Apps that tap into the sharing economy, high speed rail and co-living are just three of solutions suggested by our Future Directions leaders as they ponder the housing affordability conundrum.
The latest ANZ-CoreLogic Housing Affordability report finds housing affordability has improved much faster in the last two years than it had declined over the previous decade.
But despite house prices falling in some capital cities, Australia still has one of the world’s least affordable housing markets. The latest Demographia International Housing Affordability Survey says Sydney is the world's third most unaffordable market and Melbourne the fourth, topped only by Hong Kong and Vancouver.
It’s a daunting challenge for our growing cities – one that demands creative solutions.
Tapping into the sharing economy
Based on 2016 census data, almost half of Australia’s existing housing stock have two or more spare bedrooms. EY has estimated that there are 600,000 unused bedrooms in Sydney alone, which translates, hypothetically, into 190,000 dwellings.
APP’s assistant project manager Tegwen Hunter has an idea that responds to the growing number of spare bedrooms taking up valuable space in our cities.
“Imagine a home-sharing app which would enable couples to stay in their homes as their families downsize and sell space to others?
“Peer-to-peer marketing is an established channel in the property industry though timeshare and Airbnb-style apps. But let’s take the idea a step further. Property co-ownership can help us address housing affordability and environmental sustainability at the same time,” she says.
Affordable solutions for key workers
Renee McGuinn, an architect with Edmiston Jones, worries about the impact of housing affordability on key workers like nurses, teachers and emergency services personnel.
A 2018 report from the University of Sydney for the Teachers Mutual Bank, Firefighters Mutual Bank, Police Bank and My Credit Union, found a single enrolled nurse with five years’ experience would need to travel around 150 kilometres from central Sydney to find an affordable home to purchase. A single graduate teacher with a slightly higher income would need to travel 75 kilometres.
“There are suburbs where essential services personnel are priced out of the market, which forces them to commute significant hours to and from work. Their 12-hour shifts leave little to no time between the commute and much-needed sleep,” McGuinn says, adding that fatigue can hinder their ability to perform on the job.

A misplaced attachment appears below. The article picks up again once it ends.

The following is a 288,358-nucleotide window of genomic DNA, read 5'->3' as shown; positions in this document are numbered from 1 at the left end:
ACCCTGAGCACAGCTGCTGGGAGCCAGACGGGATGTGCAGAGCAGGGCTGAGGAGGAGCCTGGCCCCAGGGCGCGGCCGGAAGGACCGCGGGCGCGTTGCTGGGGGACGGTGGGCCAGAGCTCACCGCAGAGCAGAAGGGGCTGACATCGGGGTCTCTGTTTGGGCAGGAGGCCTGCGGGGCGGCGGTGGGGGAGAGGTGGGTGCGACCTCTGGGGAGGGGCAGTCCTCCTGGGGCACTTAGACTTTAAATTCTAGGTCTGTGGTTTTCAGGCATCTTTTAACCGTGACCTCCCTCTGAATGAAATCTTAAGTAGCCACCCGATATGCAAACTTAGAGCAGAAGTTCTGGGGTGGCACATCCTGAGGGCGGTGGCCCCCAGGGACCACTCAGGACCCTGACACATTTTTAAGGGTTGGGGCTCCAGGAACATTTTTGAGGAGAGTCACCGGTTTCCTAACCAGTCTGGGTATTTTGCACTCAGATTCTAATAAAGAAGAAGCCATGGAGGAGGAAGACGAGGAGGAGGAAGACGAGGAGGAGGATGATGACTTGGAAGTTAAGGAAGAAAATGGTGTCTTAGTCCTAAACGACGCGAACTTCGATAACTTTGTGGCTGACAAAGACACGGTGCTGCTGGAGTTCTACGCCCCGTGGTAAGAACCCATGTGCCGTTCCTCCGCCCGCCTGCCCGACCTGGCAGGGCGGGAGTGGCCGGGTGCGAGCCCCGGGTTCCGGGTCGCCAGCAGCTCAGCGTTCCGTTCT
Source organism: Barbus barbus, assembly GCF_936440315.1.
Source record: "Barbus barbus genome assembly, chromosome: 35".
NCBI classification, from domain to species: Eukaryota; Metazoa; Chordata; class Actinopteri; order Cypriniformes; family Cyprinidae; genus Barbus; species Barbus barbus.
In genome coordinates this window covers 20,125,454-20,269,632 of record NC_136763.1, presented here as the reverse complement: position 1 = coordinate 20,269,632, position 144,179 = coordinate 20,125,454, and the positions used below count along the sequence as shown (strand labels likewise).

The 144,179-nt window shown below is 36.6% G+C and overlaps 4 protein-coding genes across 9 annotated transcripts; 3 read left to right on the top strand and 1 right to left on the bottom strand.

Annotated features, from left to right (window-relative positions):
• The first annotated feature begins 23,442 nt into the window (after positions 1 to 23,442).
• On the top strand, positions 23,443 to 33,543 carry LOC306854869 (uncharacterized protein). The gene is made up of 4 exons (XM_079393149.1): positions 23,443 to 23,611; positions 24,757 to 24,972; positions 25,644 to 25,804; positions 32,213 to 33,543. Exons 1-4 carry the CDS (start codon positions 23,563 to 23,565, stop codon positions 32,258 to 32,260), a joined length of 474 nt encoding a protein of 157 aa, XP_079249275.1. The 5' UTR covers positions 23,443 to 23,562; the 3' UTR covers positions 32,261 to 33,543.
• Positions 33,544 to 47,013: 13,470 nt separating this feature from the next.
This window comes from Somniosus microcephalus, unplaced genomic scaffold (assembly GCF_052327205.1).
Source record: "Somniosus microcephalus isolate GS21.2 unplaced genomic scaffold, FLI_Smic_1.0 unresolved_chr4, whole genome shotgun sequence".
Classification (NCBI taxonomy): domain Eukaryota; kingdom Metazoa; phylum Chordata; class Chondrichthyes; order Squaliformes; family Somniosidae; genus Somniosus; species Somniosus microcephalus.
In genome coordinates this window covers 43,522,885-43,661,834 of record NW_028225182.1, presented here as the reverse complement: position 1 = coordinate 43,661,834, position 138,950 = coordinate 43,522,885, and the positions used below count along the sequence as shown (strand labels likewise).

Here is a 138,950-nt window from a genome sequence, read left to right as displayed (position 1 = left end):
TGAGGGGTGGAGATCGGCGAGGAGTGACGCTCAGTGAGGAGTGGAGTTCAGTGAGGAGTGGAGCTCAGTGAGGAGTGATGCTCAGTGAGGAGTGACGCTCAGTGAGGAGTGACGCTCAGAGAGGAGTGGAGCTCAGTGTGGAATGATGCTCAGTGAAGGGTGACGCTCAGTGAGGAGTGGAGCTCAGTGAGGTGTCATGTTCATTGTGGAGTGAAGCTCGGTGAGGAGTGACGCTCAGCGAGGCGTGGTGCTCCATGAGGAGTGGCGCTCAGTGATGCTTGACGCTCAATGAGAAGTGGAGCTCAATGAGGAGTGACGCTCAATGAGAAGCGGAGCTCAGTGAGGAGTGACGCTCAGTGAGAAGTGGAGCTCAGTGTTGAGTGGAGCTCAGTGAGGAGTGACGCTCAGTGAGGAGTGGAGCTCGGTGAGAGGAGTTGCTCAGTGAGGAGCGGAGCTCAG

In New South Wales, where wages for essential services personnel are capped under government legislation, long-term rental or rent-to-buy schemes would be “modest to implement,” McGuinn adds.
Keeping it in the family
“We need to shift our focus away from single dwellings to denser multi-dwelling housing or more communal style living,” says Emily Allen, a project planner with Barr Property and Planning.
The City Future Research Centre at UNSW says one in five Australians already live in a multigenerational household; and in Sydney, the figure is one in four. And multigenerational living is on the rise.
“Multiple generations living under the same roof could become the normal in Australia. While mum and dad are off at work, grandma and grandpa could help with looking after the children. This has more benefits such as potential reduction in childcare costs, more division of housework and the social and health benefits of living with those you love.”
Allen says meeting the growing multigenerational market may require subsidies or incentives, as well as creative design solutions that address privacy, flexibility and accessibility.
Revving up our regions
Australia’s housing affordability story varies from place to place, and there is “no ‘one-size-fits all’ solution,” says Zac Neck, Turner & Townsend Thinc’s associate director.
The ANZ-CoreLogic Housing Affordability finds that Hobart is now the least affordable capital city for renters, while Darwin is the most affordable for buyers. Sydney remains the least affordable market to buy in, followed closely by Melbourne.
Neck says strategic changes to first home buyer grants could encourage population growth in our regions.
“Someone who owns a property in Sydney could buy a property in Darwin and, provided they haven’t previously purchased in the Northern Territory, would be eligible for incentives. This could drive investment away from inflated markets and into contracting ones,” Neck says.
While tax reform must always be “carefully considered”, Neck says state stamp duties should be reviewed to also encourage more people to make the move away from the most expensive housing markets.
Connecting our cities with high speed rail
Eamon McErvale, a project manager with PDS Group, says investment in high-speed rail, especially if paired with planning to create growth corridors, can create new opportunities in our regions and ease pressure on housing affordability.
“Imagine being able to get on the train in Ballarat and be in the Melbourne CBD 20 minutes later? It's an attractive prospect that would help address housing affordability, provide an economic boost for regional areas and ease the pressure on urban localised infrastructure,” he says.
McErvale points to the Morrison Government’s promise to invest $2 billion in a “congestion-busting” fast rail between Geelong and Melbourne, which would halve the 80 kilometre journey to 32 minutes. But while this is a “step in the right direction”, regional high-speed rail needs to be considered throughout all major cities in the Australia experiencing rapid population growth”.
The Property Council’s Future Directions committees in each state and territory support young professionals to work together, build a network and develop their career. Future Directions events are held across Australia. Find your next event.